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Tsunami Victims Mourned At Vigil

Fort Myer Benefit Raises Relief Funds

By Paul Schwartzman and Michael Laris
Washington Post Staff Writers
Sunday, January 16, 2005; Page C01

Dozens of mourners gathered in front of the Indonesian Embassy last night for a candlelight vigil for the victims of the tsunami that devastated South Asia.

In frigid weather, the crowd heard ambassadors representing the affected region and civic leaders express grief for the more than 157,000 people who died and the hope that survivors can rebuild their damaged communities.


After a candlelight vigil at the Indonesian Embassy, messages of support for South Asian tsunami victims are written on a sheet. (Preston Keres -- The Washington Post)

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"I don't know if I can lead the life I did before the tragedy happened," Agung Bayu Waluyo, an organizer of the Indonesian Community Association, told the crowd, which filled the sidewalk in front of the embassy, on Massachusetts Avenue NW near Dupont Circle.

"Each of us has our own questions" about why the tsunami occurred, he said, as he appeared to fight back tears. "Maybe we have answers, maybe we don't. But tonight, let's show our sympathy, especially to the thousands of orphans."

The list of speakers appearing on the steps in front of the embassy included Indonesian Ambassador Soemadi D.M. Brotodiningrat and India's ambassador, Ronen Sen, who encouraged the crowd to "focus on our future."

"Let us resolve to bring a flicker of light, a flicker of hope, to those who have survived," he said.

The vigil in the District was one of two events in the region that focused on the tsunami yesterday. At a community center at Fort Myer, a local monthly newspaper for Asian Americans staged a benefit performance for the victims.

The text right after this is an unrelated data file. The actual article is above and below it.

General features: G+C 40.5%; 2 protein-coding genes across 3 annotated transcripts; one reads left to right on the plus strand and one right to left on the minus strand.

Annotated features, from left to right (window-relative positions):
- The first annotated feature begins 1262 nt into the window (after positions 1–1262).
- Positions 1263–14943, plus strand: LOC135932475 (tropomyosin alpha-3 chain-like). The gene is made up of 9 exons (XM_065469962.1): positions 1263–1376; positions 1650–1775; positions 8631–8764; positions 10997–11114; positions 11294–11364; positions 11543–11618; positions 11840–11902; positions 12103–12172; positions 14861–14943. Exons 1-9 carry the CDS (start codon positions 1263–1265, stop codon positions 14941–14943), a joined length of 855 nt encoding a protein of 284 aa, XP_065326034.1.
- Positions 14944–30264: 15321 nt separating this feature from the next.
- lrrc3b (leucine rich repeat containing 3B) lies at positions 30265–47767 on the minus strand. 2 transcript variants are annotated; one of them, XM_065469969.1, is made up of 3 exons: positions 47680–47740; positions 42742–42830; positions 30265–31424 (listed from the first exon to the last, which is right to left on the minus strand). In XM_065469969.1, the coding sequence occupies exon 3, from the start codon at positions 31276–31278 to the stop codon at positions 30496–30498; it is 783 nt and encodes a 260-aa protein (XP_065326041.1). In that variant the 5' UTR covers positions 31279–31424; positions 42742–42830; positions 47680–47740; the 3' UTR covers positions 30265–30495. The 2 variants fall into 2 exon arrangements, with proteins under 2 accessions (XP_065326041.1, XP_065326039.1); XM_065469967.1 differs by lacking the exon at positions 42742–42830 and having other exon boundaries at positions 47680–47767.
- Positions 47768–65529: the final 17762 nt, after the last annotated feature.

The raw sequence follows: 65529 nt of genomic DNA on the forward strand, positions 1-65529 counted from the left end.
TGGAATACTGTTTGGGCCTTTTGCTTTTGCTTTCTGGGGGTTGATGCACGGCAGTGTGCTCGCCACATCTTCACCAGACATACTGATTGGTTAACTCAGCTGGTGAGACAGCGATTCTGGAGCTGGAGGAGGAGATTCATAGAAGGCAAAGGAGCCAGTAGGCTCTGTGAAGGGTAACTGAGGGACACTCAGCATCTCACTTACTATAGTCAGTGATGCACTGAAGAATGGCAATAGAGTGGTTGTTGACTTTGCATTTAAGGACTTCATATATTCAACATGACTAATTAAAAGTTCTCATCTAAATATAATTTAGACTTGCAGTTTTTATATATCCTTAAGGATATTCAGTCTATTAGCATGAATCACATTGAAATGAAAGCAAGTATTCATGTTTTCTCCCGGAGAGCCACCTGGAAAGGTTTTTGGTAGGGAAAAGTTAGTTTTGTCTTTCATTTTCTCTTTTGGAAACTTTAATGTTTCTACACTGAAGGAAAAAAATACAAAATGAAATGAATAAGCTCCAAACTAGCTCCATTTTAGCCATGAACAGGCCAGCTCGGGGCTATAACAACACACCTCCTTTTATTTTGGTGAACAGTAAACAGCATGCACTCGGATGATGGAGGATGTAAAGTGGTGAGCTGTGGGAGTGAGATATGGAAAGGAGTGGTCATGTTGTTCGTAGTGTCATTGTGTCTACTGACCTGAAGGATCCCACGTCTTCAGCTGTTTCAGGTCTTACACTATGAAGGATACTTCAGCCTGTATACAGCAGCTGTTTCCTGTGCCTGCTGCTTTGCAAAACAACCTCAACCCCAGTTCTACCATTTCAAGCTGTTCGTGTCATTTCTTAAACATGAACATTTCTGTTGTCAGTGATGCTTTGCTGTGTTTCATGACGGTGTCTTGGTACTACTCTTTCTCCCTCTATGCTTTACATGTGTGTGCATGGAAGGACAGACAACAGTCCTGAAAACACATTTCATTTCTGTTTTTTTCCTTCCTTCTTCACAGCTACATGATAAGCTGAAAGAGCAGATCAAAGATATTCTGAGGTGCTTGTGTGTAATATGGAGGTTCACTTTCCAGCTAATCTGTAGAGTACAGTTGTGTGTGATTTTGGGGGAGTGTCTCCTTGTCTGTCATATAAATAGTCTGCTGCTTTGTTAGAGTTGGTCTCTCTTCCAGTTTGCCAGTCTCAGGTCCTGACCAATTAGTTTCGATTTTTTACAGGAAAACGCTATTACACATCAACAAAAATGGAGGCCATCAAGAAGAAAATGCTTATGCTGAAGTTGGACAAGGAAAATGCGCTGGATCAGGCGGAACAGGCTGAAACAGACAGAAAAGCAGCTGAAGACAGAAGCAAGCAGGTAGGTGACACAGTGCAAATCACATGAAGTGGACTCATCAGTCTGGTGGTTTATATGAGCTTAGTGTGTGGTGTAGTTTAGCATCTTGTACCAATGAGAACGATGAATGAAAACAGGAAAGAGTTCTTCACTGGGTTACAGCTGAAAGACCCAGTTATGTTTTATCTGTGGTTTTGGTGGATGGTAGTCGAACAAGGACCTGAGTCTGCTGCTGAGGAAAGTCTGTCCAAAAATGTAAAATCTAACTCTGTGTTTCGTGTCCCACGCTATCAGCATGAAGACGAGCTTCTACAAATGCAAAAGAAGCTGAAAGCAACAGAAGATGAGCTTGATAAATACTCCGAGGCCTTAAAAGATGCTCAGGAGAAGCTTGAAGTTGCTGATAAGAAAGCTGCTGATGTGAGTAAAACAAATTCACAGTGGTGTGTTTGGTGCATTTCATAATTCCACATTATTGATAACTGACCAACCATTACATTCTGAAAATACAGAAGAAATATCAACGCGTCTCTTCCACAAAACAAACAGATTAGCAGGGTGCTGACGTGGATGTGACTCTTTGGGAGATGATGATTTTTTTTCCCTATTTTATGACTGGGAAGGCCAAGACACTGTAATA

Zuhaimi Bakri, whose ancestral village in Aceh province was decimated, was the guest of honor, the somber representative of catastrophe.

As he sat with his daughter, Meutia, at the red-covered head table, dancers and politicians swirled about, and hundreds of volunteers and supporters ate noodles and curry, watched traditional dances and searched for ways to help.

Bakri put his hand to his heart, thankful, he said, for the kindness, yet overwhelmed by the loss.

Weeks before the rush of water destroyed his village of Lambung Ulee Lheu, killing, he believes, all but about 50 of its 2,100 residents, Bakri's wife dreamed that her deceased brother appeared to offer a warning that "our family will be very sad."

Shortly after that dream, Bakri said, one relative was hospitalized for an appendix operation, and three members of the extended family -- including himself -- were in separate car accidents.

"That is the warning sign, but we didn't know anything," Bakri said. "One by one by one."

The tsunami took his mother, Bakri said. Seven aunts on his father's side, and maybe seven on his mother's side, are also gone, as well as husbands and children, he said.


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